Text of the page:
Sunday, November 20, 2016

The World of Hrishikesh Mukherjee - Jai Arjun Singh

Hrishikesh Mukherjee directed 42 films, a list which include classics like 'Satyakam', 'Guddi', 'Anand', 'Golmaal', 'Chupke Chupke', 'Namak Haram', Abhimaan', 'Bemisal' and a host of other films. Without knowing who made these movies I watched 12 of them and some of them have deep influences on me. They created images and possibilities that made the world bearable and somehow saner and more secure. Jai Arjun Singh's book 'The World of Hrishikesh Mukherjee - The Filmmaker Everyone Loves' puts Hrishida's lifetime of movie making into perspective - for a start I was surprised that he made so many high quality films and that I'd seen so many of his films without knowing who made them.
Penguin, Rs. 599, 329 p
It's also a tribute to the kind of films Hrishi da made - I actually own at least 8 DVDs of the films he made. They are memories you want to own, to share, to dip into. They are like treasures you want to hide, maybe trinkets to some, but invaluable to you. So watching 'Anand' or 'Golmaal' or 'Namak Haraam' or 'Rang Birangi' with someone appropriate seems like sharing a favorite memory. For someone to have achieved such quality in his work, he must have had great honesty, commitment and concentration.

What I loved about the chemistry graduate's life (he went on to teach mathematics at a girl's college before joining movies), is the number of films he made in his lifetime. 42 is no easy number and when we see the filmography which starts in 1957 with 'Musafir' and ends with 'Jhoot bole kauva kate' in 1998 we can see he averages over a film a year. And to see the quality of his films especially in the late 60s and 70s is wonderful. The sheer volume of work apart, two other aspects of his came forth. One his concentration on his work (he lived alone in Bombay while his family lived in Calcutta) and which he desired from his artistes also (his getting upset at artistes getting distracted by cell phones). Another, the quality of people he constantly interacted and worked with. And to top it all, he says, that he just had to be above average to get where he got. I find that statement very powerful - do that much more to get out of the rut.The technicalities and critique of the work apart, I picked these three thoughts from the book that gave me an insight into his approach.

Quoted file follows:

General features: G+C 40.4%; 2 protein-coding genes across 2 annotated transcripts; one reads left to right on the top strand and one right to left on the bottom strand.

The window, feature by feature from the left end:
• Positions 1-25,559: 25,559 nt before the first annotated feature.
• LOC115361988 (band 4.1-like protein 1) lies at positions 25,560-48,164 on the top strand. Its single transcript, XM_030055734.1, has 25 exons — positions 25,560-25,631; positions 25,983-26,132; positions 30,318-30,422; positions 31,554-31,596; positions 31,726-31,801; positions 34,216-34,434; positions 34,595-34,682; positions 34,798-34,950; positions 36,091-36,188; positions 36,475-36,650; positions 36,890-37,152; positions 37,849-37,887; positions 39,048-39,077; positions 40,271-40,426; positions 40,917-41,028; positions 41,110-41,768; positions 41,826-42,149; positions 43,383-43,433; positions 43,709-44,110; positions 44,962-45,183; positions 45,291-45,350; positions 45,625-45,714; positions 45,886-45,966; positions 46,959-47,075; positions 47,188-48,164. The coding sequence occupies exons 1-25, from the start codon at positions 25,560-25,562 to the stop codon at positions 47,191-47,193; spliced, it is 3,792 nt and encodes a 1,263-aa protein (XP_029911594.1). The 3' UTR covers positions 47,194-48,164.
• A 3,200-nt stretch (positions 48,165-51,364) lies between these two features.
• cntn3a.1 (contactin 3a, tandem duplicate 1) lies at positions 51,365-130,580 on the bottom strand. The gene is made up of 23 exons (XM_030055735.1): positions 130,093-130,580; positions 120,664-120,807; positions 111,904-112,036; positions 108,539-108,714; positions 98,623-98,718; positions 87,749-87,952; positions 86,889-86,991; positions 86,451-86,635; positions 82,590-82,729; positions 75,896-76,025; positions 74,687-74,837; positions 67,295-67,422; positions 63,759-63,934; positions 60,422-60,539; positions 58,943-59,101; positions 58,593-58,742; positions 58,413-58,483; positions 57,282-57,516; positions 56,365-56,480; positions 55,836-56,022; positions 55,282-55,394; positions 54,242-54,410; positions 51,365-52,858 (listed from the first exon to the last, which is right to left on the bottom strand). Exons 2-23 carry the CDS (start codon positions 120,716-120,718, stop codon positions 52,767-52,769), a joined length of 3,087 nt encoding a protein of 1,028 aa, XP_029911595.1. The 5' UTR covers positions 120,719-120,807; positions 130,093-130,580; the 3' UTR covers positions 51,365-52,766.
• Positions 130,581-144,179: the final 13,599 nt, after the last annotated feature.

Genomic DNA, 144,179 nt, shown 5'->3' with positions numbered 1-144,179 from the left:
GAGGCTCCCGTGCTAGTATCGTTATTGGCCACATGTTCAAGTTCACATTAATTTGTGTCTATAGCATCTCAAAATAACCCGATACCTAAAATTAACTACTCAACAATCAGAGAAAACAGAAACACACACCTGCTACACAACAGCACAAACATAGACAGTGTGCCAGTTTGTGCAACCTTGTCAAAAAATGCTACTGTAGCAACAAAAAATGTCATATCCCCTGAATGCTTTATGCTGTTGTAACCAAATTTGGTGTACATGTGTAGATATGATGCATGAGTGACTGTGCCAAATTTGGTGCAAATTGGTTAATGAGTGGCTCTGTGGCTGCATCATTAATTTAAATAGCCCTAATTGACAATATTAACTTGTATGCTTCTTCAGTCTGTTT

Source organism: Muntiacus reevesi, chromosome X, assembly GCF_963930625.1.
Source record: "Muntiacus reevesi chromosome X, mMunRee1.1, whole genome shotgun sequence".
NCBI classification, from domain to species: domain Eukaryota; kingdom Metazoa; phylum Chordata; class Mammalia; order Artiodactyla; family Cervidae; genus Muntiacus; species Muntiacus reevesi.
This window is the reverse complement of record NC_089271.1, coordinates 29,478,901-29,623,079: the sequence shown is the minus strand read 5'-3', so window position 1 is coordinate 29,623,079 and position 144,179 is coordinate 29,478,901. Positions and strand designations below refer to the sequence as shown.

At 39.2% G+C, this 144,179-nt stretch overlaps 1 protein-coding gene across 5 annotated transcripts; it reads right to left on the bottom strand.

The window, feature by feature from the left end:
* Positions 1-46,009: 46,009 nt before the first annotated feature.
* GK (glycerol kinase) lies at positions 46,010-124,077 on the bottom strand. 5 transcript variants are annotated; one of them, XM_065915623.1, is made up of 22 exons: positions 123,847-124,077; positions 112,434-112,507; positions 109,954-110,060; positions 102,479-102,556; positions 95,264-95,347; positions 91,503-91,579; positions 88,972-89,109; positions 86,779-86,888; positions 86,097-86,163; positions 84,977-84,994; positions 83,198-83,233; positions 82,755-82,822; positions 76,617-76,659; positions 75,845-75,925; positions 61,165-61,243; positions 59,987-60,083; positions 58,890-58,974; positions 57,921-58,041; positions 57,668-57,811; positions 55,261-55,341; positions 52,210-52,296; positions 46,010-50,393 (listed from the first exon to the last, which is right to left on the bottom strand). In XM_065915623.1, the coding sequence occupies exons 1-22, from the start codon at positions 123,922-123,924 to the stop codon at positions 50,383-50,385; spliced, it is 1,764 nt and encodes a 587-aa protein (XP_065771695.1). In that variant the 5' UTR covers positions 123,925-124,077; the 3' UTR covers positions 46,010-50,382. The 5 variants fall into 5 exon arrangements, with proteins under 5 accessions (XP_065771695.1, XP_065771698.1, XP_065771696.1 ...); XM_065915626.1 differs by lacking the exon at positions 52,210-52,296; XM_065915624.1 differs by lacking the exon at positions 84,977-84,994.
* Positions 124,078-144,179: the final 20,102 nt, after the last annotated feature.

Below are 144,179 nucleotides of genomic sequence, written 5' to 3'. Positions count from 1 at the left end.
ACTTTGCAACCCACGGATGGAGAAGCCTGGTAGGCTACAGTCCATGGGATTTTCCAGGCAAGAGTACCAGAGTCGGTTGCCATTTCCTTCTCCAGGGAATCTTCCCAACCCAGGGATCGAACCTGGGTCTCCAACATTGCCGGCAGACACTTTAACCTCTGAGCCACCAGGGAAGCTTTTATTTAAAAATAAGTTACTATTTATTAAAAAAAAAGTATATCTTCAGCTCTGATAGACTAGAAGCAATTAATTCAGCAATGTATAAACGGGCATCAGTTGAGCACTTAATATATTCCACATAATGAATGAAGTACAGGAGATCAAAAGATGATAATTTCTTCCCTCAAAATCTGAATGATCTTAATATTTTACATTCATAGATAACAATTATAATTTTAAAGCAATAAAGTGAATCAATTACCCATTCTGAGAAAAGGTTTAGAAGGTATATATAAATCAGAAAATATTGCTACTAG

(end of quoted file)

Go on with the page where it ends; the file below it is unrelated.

Hrishida was a person who many felt easy to work with, talk to. He treated people like people and not stars and Amitabh, Rajesh Khanna, Dharmendra and others who worked with him gave some of their best performances with him and with 'ease'. He understood music and played sitar for AIR, loved dogs (and people). He brought what they say great economy to his films which I would think shows a clear mind. His sense of humour was used in many ways to convey his acceptance of the system and it seeped into the audience.

Much to learn from Hrishida. For starters, the volume of work and the concentration on requires to rise above average. I remember watching 'Bemisal' an un-Amitabh-like movie in the 80s, and being highly impressed by Amitabh's performance as well as the unusual content of the film. To date I rate it one of his finest performances and I was happily surprised to see that it was Hrishida's creation too. I am so glad to have read this book which put everything in perspective for me and contained a lifetime of work and vignettes of a person whom I admire. Now like the author says, to watch and rewatch some of those films again. For starters 'Anari', 'Biwi aur Makaan', 'Anupama', 'Satyakam', 'Anand', 'Guddi', 'Buddha Mil Gaya', 'Bawarchi', 'Abhimaan', 'Namak Haraam', 'Mili', 'Chupke Chupke', 'Golmaal', 'Khubsurat', 'Naram Garam', 'Bemisal', 'Rang Birangi'.

Thanks Raja, for the book. Wonderful stuff.

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